Compare 5-year fixed rate cash ISAs
Find all you need to know about 5-year fixed ISAs, with live rates up to 5% AER.
Best 5-year fixed-rate ISAs
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If you’re looking for a better rate on your tax-free savings, then opting for a longer-term like 5 years could unlock the top tier of savings rates. But you’ll need to be comfortable leaving the money to grow for the duration of that term – early withdrawals come with a penalty.
What is a 5-year fixed-rate cash ISA?
ISAs (Individual Savings Accounts) are govenment-defined with tight parameters for both savers and account issuers. A 5-year fixed-rate ISA is a type of “cash ISA” – which is one of four different types of ISA. You can pay up to a maximum of £20,000 into ISA accounts each year, and any interest you earn is tax-free.
The “5-year fixed-rate” part means that the bank pledges to keep your interest rate at an agreed level for the duration of the 5 years. If the Bank of England Base rate then goes down, and savings rates across the market inevitably follow it, yours will stay put. In that scenario, you’d be in an enviable position. But if the Bank of England base rate goes up, and savings rates across the board follow suit, your rate won’t.
Can I make withdrawals from a 5-year fixed ISA?
Banks providing ISAs are legally obliged to let you withdraw your money whenever you want. But in the case of a fixed-rate ISA, they charge a penalty for any withdrawals prior to the end of the set term – typically expressed as x days’ interest on the sum withdrawn. So if the penalty was 90 days’ interest (which is fairly normal) and you withdrew £5,000 before the end of the fixed term, you’d incur a penalty of around £45.
Banks make a profit by lending money out and charging a higher interest rate than they award to savers. They are better-able to put your money to work if they know you’re not going to suddenly need it back. Non-ISA 5-year fixed-rate bonds will often pay an even higher rate than their ISA counterparts, because the banks can simply refuse to release funds ahead of time (except in the event of the account holder’s death).
Can I top-up a 5-year fixed-rate ISA during the term?
Although some accounts may allow “further contributions” during a brief initial window, most fixed-rate cash ISAs don’t let you add funds during the fixed term.
Which are the best 5-year fixed-rate cash ISAs at the moment?
Our best fixed-rate cash ISAs are the highest interest rates available. To get the latest rates, we use Moneyfacts data, which covers nearly the full market of savings products and is checked and updated daily. We don’t include accounts from private banks.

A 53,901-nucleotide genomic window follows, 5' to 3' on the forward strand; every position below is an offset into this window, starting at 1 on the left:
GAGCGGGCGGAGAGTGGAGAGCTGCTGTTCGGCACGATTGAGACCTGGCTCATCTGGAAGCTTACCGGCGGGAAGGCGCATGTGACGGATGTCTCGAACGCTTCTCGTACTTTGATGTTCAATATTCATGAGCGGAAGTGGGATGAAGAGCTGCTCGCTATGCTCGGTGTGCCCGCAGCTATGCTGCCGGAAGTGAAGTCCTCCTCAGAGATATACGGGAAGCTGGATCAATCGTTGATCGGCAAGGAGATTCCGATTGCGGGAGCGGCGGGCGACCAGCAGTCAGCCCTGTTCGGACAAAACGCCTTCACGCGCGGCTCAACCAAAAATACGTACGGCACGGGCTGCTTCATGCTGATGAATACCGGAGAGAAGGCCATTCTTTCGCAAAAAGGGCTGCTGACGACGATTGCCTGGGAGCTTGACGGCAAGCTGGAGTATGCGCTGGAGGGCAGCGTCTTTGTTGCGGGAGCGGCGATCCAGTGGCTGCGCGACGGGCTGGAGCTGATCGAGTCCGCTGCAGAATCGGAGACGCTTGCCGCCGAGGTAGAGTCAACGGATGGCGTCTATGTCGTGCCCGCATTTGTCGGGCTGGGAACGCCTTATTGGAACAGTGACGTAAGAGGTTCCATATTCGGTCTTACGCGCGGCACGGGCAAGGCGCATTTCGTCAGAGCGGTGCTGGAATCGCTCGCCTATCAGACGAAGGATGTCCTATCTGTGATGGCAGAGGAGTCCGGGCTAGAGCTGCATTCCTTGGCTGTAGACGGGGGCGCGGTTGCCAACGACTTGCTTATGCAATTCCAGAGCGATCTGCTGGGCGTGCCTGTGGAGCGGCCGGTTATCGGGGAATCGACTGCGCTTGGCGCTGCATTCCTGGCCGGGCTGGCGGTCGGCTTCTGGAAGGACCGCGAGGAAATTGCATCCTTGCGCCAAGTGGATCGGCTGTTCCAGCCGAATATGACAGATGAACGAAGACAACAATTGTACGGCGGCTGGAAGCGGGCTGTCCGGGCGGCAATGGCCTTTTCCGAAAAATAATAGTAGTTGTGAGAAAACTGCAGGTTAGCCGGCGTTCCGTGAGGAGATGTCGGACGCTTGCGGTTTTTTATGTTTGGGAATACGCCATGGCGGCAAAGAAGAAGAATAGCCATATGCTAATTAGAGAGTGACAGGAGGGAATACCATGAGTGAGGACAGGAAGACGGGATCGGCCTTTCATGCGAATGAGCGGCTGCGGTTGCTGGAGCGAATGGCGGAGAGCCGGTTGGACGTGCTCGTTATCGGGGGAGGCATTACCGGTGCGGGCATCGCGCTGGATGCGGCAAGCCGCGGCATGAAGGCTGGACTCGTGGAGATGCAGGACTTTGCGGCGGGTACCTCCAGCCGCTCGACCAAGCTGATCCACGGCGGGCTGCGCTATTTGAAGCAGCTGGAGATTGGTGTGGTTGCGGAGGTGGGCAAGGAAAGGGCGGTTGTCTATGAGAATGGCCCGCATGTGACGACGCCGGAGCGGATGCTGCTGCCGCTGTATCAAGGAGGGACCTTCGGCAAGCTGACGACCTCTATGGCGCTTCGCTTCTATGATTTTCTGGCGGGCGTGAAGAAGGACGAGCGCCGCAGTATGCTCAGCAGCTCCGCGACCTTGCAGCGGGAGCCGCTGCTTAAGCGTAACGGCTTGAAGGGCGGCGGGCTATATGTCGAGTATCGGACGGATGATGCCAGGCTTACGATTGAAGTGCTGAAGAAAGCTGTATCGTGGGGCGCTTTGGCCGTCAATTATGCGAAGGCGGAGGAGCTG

All the cash ISAs in our list have savings protection – for most, this is the Financial Services Compensation Scheme (FSCS). Other schemes include that of NS&I, which is 100% backed by HM Treasury, and the Gibraltar Deposit Guarantee Scheme.
- Leek Building Society – 5 Year Existing Customer Only Fixed Term Cash ISA - 5%
- UBL UK – 5 Year Fixed Rate Cash ISA - 4.81%
- Principality BS – 5 Year Fixed Rate Cash ISA (Issue 313) - 4.73%
- Gatehouse Bank – 5 Year Fixed Term Woodland Cash ISA - 4.7%
- Zopa – Smart ISA - 5 Year Fixed Term ISA pot - 4.62%
An overview of our 5-year fixed-rate cash ISA comparison
|Rates up to||5% AER|
|Number of accounts||28|
|Opening options||Branch, website, mobile app, post, telephone|
Pros and cons of 5-year fixed rate cash ISAs
- By committing to a 5-year term, you’re likely to be able to access some of the best savings rates going.
- With the a cash ISA wrapper, your interest will be tax-free.
- Even if wider savings market rates go down, your fixed rate won’t.
- In a pinch, you would be able to withdraw the funds if you had to (but you would incur a financial penalty).
- 5 years is a long time, and to get the benefits, you’ll need to leave the money to grow for the duration.
- If market interest rates go up over the next few years, yours won’t.
- You can’t “top up” the acccount during the 5-year fixed term.
A 5-year fixed-rate cash ISA is a bit of a commitment, but can unlock some of the best savings rates going.
If you don’t have any money invested in stocks and shares, then that’s an alternative worth considering, because even by committing to a 5-year term you might not beat current levels of inflation. The big downside when investing in stocks and shares is that you risk losing money, but if you’re flexible about when you “cash out”, you can mitigate this.
But if you do already have some funds invested in stocks and shares, and simply want a risk-free safe haven for a lump sum, then a fixed-rate cash ISA is a sensible option.
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